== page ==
The Martinez News-Gazette, in print for 161 years, is stopping the presses on its print edition for good this weekend, ending what may be the longest run for a newspaper anywhere in California. Its last edition will be on December 29.

The community newspaper serving the county seat of Contra Costa County — a town of about 40,000 people — began printing in 1858, five years before the San Francisco Examiner and seven years before the founding of the San Francisco Chronicle. In recent years it cut back from publishing five times a week to just twice a week, and like thousands of other local papers around the nation it's now facing an uncertain future as — maybe — an online-only publication.

"I think we are going to lose some connection to our community," says Mayor Rob Schroder, speaking to the Chronicle. "Journalism ties us all together a little bit."

In the News-Gazette's first year, it endorsed Abraham Lincoln for president — across the Bay it should be noted that the Examiner was launched as a pro-Democratic Party paper that favored slavery, and the Confederacy. Over the century and a half since it has provided hyper-local news and notices about the community, as well as national and international stories via wire services.

As small-town newspapers disappear and become economically unsustainable, many have suggested that their loss has an impact on the local social fabric. "There’s not really a replacement institution emerging,” says UC Berkeley Journalism School Dean Edward Wasserman, speaking to the Chronicle. “It’s not the same thing as having a paper that chronicles a shared reality for a given community."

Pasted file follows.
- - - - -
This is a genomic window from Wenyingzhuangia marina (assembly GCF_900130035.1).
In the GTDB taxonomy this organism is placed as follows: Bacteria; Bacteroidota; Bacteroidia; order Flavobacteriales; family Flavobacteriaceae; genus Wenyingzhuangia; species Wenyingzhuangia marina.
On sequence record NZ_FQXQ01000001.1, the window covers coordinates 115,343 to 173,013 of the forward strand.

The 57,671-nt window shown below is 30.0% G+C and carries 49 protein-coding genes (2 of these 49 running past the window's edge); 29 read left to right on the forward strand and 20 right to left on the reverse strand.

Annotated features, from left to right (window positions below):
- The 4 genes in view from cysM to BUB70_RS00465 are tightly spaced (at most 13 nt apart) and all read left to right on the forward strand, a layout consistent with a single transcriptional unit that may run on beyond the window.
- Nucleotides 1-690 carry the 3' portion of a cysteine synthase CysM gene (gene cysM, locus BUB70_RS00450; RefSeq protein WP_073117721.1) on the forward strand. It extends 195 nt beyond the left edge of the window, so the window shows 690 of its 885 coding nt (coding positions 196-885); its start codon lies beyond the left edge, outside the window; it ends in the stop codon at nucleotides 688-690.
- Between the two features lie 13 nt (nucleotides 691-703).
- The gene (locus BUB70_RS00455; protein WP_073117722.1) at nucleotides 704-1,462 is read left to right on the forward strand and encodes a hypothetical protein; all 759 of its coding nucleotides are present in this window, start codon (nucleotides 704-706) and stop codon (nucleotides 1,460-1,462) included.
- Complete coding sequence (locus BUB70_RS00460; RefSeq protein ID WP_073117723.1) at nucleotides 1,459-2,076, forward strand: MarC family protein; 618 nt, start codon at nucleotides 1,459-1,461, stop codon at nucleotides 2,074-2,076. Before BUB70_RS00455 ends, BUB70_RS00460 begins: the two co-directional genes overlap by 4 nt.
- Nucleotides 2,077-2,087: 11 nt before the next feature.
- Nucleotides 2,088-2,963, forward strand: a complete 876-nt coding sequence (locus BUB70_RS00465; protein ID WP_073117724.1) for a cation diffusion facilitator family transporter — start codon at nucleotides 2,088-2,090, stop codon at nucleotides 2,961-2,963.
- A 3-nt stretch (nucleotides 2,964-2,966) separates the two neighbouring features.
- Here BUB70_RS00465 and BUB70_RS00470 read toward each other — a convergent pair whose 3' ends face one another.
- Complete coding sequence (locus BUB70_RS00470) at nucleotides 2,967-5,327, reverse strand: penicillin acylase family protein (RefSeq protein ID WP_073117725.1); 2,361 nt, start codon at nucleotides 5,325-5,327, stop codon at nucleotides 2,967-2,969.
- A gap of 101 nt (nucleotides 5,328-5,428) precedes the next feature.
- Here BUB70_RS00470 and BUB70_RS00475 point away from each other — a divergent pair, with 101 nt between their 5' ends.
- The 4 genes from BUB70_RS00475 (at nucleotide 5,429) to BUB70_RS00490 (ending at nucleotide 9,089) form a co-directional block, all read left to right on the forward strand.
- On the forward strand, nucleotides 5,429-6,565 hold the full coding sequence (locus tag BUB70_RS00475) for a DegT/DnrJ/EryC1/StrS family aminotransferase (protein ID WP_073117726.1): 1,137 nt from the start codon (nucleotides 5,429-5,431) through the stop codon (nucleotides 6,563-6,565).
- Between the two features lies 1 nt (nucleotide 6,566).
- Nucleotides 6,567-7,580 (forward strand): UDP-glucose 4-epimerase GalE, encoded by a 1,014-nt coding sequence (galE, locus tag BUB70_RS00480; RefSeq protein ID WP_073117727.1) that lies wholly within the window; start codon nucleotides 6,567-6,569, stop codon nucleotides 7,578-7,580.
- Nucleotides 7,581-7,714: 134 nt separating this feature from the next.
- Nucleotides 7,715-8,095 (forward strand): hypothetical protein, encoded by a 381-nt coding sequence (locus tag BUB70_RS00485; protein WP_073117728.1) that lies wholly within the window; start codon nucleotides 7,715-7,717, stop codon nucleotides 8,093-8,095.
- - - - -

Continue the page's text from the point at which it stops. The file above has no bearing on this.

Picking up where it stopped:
The papers' editors are taking a survey about what the community might want to see in an online-only paper, but editor Rick Jones doesn't sound confident about the future. He tells the Chronicle that the owners of the paper haven't responded to his questions about what may come next after the final print edition.

But moving online comes with its own complications — the News-Gazette website has a notice on its front page that the site's database was lost last January and the company is still in the process of rebuilding the online archive.

Recent years have seen the consolidation of multiple local newspapers, and the disappearance of others. The San Francisco Bay Guardian folded in 2014, SF Weekly and the Examiner now operate out of a shared office under the same ownership, and the Oakland Tribune and Marin Independent Journal both became part of the San Jose Mercury News-centered Bay Area News Group. In 2016, the Tribune was rolled up into a single publication with the Contra Costa Times, Hayward Daily Review and the Fremont Argus as The East Bay Times.